Tech Article

Foolproof initiatives to boost your network security

You have firewalls and antivirus software. You implement security patches regularly, and even have IDS. You may think you're doing all you can to protect your network, but think again. Security dangers you're not even aware can be lurking in every corner of your network. Security expert Dave Piscitello presents the top ten practical guidelines you can put into place today to protect your network and critical data in the future.

  1. Adopt a risk management methodology – ou can't know what to protect and how much to spend if you don't know what assets are at risk.
  2. Layer your security measures – Complement firewalls with host and application security.
  3. Compartmentalize your network and data – Would you put a screen door on a submarine?
  4. Implement stronger authentication – Authentication is the enabler of all security, so firm it up!
  5. Implement admission and endpoint controls – Only allow devices that pass admission criteria to connect to your network.
  6. Improve the granularity of your access controls – Carte blanche access is a recipe for disaster.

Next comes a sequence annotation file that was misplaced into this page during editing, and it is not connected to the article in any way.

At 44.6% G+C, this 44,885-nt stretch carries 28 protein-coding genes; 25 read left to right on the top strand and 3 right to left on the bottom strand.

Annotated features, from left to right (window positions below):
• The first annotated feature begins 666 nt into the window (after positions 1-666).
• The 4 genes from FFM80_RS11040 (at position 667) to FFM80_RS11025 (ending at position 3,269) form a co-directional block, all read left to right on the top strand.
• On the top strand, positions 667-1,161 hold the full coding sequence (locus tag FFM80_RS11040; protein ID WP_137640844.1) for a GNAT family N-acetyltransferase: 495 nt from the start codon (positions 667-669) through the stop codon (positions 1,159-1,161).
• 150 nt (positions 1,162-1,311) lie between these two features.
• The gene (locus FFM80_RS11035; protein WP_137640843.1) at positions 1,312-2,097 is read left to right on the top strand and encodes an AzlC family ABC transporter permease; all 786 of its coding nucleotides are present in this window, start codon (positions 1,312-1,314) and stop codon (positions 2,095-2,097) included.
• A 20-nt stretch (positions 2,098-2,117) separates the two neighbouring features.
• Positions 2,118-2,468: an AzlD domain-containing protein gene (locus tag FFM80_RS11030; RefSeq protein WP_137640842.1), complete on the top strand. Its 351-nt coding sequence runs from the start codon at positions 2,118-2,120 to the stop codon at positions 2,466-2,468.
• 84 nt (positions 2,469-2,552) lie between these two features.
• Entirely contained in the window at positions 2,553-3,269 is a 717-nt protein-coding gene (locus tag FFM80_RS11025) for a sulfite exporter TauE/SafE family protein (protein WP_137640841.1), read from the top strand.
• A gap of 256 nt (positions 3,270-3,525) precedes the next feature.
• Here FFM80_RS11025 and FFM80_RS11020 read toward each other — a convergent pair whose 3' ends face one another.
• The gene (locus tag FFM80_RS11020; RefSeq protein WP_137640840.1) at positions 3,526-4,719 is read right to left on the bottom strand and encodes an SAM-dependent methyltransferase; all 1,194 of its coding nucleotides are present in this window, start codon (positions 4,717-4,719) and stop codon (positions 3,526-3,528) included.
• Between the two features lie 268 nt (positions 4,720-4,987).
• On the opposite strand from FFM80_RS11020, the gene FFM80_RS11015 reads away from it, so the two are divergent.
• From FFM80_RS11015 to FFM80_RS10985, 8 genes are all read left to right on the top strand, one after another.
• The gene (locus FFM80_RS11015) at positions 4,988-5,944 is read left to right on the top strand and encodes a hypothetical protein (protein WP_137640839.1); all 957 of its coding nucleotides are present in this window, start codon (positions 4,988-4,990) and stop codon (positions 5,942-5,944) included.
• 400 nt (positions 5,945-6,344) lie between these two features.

7. Develop a secure software methodology – Secure code review and testing are as important to Web applications as operating systems.
  8. Be proactive with security – Routinely scan networks, servers and clients.
  9. Develop an "attack anticipation" mentality – Prevention is better than detection.
  10. Ensure information integrity, privacy, availability – If you can't make your data accurate and available to authorized users only, what's the point of networking at all?

Check out Dave's full-length presentation here.


Dave Piscitello is an authority on network security with more than 30 years experience in data networking and telecommunications. Dave is President of Core Competence Inc., founder and program manager of The Internet Security Conference, and chairman of Networld+Interop's Security Conference. Dave has authored books on internetworking and remote access, and regularly publishes articles on a variety of subjects including switched internetworking, ATM and Gigabit Ethernet, Internet security, and virtual private networking.

This was first published in May 2005

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